Complexity: Automation shouldn’t be technical, Chung says. Simple and quick tasks are the easiest to automate. Like stability, complex tasks can be automated, but you must consider if it’s worth the time and money investment.

Wastefulness: One can argue that an engineer having to copy and paste a product part number from one spreadsheet to another over and over is a waste of their intellect and talent. Does the process you’re trying to automate waste the time and talent of your employees and therefore, add expense?

How to Consider Automation Cost

Cost and return on investment should always be considered in automation conversations, Chung says. He cautions that when you hear the word automation, you don’t immediately think about the millions of dollars factory floor investment. If you’re an engineer seeking process efficiencies, look at the layers of the project in front of you. Can you automate a percentage of your process by employing unused tools of your current software, or leveraging insight from your colleagues? If you can, cost might be inconsequential to the conversation.

Chung is a proponent of asking others about their experiences, whether it is your vendor, application users on message boards or the colleague sitting next to you.

“Maybe there is an engineer on your team who is already doing some form of automation,” he says. “What they need to do is share it with the rest of the team.”

How to Implement Automation

Once you’ve identified that a process can be automated, there are best practices to consider when implementing the automation steps. Chung recommends the following questions:

  • What are the smallest pieces that we can automate?
  • Which steps generate the most return on investment?
  • Which steps can we finish the fastest?
  • Which pieces should we tackle first to build support inside our company?
  • Which pieces generate the most visible return?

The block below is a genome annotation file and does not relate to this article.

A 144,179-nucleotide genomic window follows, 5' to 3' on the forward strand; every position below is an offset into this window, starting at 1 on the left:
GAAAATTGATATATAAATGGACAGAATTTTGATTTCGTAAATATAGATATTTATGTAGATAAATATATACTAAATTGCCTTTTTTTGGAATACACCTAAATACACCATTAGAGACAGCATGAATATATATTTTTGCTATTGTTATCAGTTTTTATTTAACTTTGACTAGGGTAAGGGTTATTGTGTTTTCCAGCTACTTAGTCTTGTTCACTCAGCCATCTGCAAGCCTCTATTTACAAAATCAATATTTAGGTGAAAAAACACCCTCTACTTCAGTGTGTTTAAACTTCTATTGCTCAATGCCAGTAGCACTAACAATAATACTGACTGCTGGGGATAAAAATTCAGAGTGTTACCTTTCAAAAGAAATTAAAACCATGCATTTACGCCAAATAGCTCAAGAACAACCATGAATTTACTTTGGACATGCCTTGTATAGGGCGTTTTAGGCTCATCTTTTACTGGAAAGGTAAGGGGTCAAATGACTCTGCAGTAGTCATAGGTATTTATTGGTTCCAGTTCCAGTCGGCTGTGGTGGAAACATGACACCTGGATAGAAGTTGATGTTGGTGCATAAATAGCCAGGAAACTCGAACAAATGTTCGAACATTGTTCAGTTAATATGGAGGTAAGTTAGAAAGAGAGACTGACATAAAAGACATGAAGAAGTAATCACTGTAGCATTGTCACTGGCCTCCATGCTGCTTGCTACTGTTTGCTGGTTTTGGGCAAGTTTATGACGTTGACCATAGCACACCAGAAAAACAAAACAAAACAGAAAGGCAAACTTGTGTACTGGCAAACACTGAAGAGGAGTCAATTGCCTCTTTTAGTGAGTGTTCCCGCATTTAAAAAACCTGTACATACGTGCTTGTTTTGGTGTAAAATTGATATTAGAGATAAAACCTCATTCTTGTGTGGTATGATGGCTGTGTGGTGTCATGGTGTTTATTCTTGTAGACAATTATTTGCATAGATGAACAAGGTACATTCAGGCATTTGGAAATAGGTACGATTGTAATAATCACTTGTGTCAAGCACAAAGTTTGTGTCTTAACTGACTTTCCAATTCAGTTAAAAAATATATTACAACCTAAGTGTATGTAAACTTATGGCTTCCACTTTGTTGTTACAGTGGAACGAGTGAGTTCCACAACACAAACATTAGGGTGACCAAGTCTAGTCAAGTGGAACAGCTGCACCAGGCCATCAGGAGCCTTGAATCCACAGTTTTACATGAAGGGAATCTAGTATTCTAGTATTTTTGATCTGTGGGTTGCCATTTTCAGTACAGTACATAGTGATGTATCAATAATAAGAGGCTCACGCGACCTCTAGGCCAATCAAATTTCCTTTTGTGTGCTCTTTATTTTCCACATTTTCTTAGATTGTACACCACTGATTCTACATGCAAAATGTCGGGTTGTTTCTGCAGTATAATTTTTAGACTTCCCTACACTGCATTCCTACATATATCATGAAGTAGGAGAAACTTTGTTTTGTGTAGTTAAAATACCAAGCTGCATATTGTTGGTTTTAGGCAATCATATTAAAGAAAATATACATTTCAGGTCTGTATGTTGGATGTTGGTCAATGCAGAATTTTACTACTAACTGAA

• Which ones generate the most invisible return?

The decision to automate must involve collaboration amongst your team members and others within your company whom it could impact. What might be good for you may not be good for someone else.

“A challenge that we run into in our fast paced world is that it’s not just about giving you the information correctly; it is about getting it to you at the right time,” Chung says. “If I give it to you too soon, you’re busy, and if I give it to you later, it’s too late.”

Why You Should Consider a Culture of Automation

The benefits of automation are widely known: reduced costs, increased productivity and increased quality. Chung suggests that the strongest argument for implementing process automation is attracting and retaining top talent within your organization.

“People don’t want to spend their time doing repetitive tasks,” he says, adding that they want to be interacting with colleagues and customers. “I absolutely believe that engineers say, ‘Geez, the worst part about this [project] is waiting for something to happen or doing this same thing one hundred times.' ”

He recommends that managers consider the repetitiveness of a task and whether there’s a better solution than delegating it to an engineer. “As a manager, I want to be aware of what my engineers enjoy doing; I want to look for opportunities to do what they enjoy and less of what they don’t enjoy.”

After all, when people are optimized, they have a better chance of clearly seeing the big picture.